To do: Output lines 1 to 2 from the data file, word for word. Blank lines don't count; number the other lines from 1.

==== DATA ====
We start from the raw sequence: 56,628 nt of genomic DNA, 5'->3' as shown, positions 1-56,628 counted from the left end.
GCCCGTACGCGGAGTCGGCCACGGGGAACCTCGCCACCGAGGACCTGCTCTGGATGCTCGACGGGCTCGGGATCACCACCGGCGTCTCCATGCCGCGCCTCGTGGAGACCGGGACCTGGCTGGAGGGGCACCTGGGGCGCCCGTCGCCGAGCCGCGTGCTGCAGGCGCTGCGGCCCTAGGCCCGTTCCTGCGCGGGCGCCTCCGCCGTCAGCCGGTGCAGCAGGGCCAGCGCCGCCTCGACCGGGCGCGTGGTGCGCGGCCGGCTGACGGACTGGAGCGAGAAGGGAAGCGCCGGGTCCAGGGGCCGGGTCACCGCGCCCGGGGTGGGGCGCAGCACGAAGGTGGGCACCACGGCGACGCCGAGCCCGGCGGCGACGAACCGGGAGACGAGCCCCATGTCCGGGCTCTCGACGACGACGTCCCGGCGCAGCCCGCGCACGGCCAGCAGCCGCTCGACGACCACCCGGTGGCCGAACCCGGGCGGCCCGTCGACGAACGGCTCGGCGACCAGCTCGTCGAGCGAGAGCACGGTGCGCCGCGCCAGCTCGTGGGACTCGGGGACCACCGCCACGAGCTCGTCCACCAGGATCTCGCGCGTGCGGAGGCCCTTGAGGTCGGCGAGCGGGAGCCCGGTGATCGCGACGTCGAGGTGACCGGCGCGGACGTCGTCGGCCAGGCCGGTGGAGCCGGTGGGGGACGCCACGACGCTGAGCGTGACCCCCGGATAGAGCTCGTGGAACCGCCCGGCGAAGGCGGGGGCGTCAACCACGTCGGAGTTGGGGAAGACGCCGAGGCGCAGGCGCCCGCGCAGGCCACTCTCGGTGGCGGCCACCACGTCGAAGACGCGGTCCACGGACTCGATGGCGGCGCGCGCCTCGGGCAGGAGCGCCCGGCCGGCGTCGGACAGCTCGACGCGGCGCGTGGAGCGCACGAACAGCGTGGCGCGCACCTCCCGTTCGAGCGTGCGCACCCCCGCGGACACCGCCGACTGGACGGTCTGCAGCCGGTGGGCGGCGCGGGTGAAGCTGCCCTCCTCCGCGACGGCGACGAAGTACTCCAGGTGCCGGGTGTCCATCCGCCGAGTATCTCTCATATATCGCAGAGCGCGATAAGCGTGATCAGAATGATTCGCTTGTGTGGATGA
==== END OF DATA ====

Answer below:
We start from the raw sequence: 56,628 nt of genomic DNA, 5'->3' as shown, positions 1-56,628 counted from the left end.
GCCCGTACGCGGAGTCGGCCACGGGGAACCTCGCCACCGAGGACCTGCTCTGGATGCTCGACGGGCTCGGGATCACCACCGGCGTCTCCATGCCGCGCCTCGTGGAGACCGGGACCTGGCTGGAGGGGCACCTGGGGCGCCCGTCGCCGAGCCGCGTGCTGCAGGCGCTGCGGCCCTAGGCCCGTTCCTGCGCGGGCGCCTCCGCCGTCAGCCGGTGCAGCAGGGCCAGCGCCGCCTCGACCGGGCGCGTGGTGCGCGGCCGGCTGACGGACTGGAGCGAGAAGGGAAGCGCCGGGTCCAGGGGCCGGGTCACCGCGCCCGGGGTGGGGCGCAGCACGAAGGTGGGCACCACGGCGACGCCGAGCCCGGCGGCGACGAACCGGGAGACGAGCCCCATGTCCGGGCTCTCGACGACGACGTCCCGGCGCAGCCCGCGCACGGCCAGCAGCCGCTCGACGACCACCCGGTGGCCGAACCCGGGCGGCCCGTCGACGAACGGCTCGGCGACCAGCTCGTCGAGCGAGAGCACGGTGCGCCGCGCCAGCTCGTGGGACTCGGGGACCACCGCCACGAGCTCGTCCACCAGGATCTCGCGCGTGCGGAGGCCCTTGAGGTCGGCGAGCGGGAGCCCGGTGATCGCGACGTCGAGGTGACCGGCGCGGACGTCGTCGGCCAGGCCGGTGGAGCCGGTGGGGGACGCCACGACGCTGAGCGTGACCCCCGGATAGAGCTCGTGGAACCGCCCGGCGAAGGCGGGGGCGTCAACCACGTCGGAGTTGGGGAAGACGCCGAGGCGCAGGCGCCCGCGCAGGCCACTCTCGGTGGCGGCCACCACGTCGAAGACGCGGTCCACGGACTCGATGGCGGCGCGCGCCTCGGGCAGGAGCGCCCGGCCGGCGTCGGACAGCTCGACGCGGCGCGTGGAGCGCACGAACAGCGTGGCGCGCACCTCCCGTTCGAGCGTGCGCACCCCCGCGGACACCGCCGACTGGACGGTCTGCAGCCGGTGGGCGGCGCGGGTGAAGCTGCCCTCCTCCGCGACGGCGACGAAGTACTCCAGGTGCCGGGTGTCCATCCGCCGAGTATCTCTCATATATCGCAGAGCGCGATAAGCGTGATCAGAATGATTCGCTTGTGTGGATGA